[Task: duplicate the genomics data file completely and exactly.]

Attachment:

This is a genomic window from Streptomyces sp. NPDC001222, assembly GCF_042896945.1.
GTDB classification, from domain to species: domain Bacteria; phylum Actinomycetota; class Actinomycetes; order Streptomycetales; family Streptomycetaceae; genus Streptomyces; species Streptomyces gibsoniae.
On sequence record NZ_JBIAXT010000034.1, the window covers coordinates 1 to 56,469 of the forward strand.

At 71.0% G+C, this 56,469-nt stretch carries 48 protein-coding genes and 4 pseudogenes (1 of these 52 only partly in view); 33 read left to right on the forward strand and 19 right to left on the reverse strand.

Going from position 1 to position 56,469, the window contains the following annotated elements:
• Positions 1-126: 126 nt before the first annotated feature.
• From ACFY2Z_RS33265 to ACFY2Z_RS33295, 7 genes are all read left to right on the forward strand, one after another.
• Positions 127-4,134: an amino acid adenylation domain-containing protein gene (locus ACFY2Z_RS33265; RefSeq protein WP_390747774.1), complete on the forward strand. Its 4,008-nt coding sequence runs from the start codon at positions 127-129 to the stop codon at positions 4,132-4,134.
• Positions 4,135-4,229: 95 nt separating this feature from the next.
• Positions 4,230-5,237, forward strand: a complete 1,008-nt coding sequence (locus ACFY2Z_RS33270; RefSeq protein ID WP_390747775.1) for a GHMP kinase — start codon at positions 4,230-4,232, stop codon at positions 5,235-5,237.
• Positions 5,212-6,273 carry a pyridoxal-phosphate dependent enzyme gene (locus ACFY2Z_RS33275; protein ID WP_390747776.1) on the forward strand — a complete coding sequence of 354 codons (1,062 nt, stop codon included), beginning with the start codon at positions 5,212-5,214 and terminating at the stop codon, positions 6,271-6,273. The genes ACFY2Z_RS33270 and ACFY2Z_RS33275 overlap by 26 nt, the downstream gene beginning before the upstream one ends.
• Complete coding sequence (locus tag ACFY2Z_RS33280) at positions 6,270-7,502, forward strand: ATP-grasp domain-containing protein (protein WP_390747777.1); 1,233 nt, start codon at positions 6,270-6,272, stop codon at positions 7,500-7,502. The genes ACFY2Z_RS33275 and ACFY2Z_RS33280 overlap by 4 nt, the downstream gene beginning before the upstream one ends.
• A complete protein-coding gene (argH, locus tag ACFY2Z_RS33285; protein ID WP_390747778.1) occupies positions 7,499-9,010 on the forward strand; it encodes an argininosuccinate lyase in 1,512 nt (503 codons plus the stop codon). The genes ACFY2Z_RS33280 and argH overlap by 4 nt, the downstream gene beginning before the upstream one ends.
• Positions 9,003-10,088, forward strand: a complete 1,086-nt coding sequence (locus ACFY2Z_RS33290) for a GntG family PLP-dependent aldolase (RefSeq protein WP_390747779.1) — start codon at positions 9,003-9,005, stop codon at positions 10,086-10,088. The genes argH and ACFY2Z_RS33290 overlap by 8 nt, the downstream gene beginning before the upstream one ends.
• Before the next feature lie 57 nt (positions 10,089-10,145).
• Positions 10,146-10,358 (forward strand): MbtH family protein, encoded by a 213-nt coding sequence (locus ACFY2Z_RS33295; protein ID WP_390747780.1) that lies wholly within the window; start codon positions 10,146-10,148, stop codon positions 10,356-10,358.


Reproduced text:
This is a genomic window from Streptomyces sp. NPDC001222, assembly GCF_042896945.1.
GTDB classification, from domain to species: domain Bacteria; phylum Actinomycetota; class Actinomycetes; order Streptomycetales; family Streptomycetaceae; genus Streptomyces; species Streptomyces gibsoniae.
On sequence record NZ_JBIAXT010000034.1, the window covers coordinates 1 to 56,469 of the forward strand.

At 71.0% G+C, this 56,469-nt stretch carries 48 protein-coding genes and 4 pseudogenes (1 of these 52 only partly in view); 33 read left to right on the forward strand and 19 right to left on the reverse strand.

Going from position 1 to position 56,469, the window contains the following annotated elements:
• Positions 1-126: 126 nt before the first annotated feature.
• From ACFY2Z_RS33265 to ACFY2Z_RS33295, 7 genes are all read left to right on the forward strand, one after another.
• Positions 127-4,134: an amino acid adenylation domain-containing protein gene (locus ACFY2Z_RS33265; RefSeq protein WP_390747774.1), complete on the forward strand. Its 4,008-nt coding sequence runs from the start codon at positions 127-129 to the stop codon at positions 4,132-4,134.
• Positions 4,135-4,229: 95 nt separating this feature from the next.
• Positions 4,230-5,237, forward strand: a complete 1,008-nt coding sequence (locus ACFY2Z_RS33270; RefSeq protein ID WP_390747775.1) for a GHMP kinase — start codon at positions 4,230-4,232, stop codon at positions 5,235-5,237.
• Positions 5,212-6,273 carry a pyridoxal-phosphate dependent enzyme gene (locus ACFY2Z_RS33275; protein ID WP_390747776.1) on the forward strand — a complete coding sequence of 354 codons (1,062 nt, stop codon included), beginning with the start codon at positions 5,212-5,214 and terminating at the stop codon, positions 6,271-6,273. The genes ACFY2Z_RS33270 and ACFY2Z_RS33275 overlap by 26 nt, the downstream gene beginning before the upstream one ends.
• Complete coding sequence (locus tag ACFY2Z_RS33280) at positions 6,270-7,502, forward strand: ATP-grasp domain-containing protein (protein WP_390747777.1); 1,233 nt, start codon at positions 6,270-6,272, stop codon at positions 7,500-7,502. The genes ACFY2Z_RS33275 and ACFY2Z_RS33280 overlap by 4 nt, the downstream gene beginning before the upstream one ends.
• A complete protein-coding gene (argH, locus tag ACFY2Z_RS33285; protein ID WP_390747778.1) occupies positions 7,499-9,010 on the forward strand; it encodes an argininosuccinate lyase in 1,512 nt (503 codons plus the stop codon). The genes ACFY2Z_RS33280 and argH overlap by 4 nt, the downstream gene beginning before the upstream one ends.
• Positions 9,003-10,088, forward strand: a complete 1,086-nt coding sequence (locus ACFY2Z_RS33290) for a GntG family PLP-dependent aldolase (RefSeq protein WP_390747779.1) — start codon at positions 9,003-9,005, stop codon at positions 10,086-10,088. The genes argH and ACFY2Z_RS33290 overlap by 8 nt, the downstream gene beginning before the upstream one ends.
• Before the next feature lie 57 nt (positions 10,089-10,145).
• Positions 10,146-10,358 (forward strand): MbtH family protein, encoded by a 213-nt coding sequence (locus ACFY2Z_RS33295; protein ID WP_390747780.1) that lies wholly within the window; start codon positions 10,146-10,148, stop codon positions 10,356-10,358.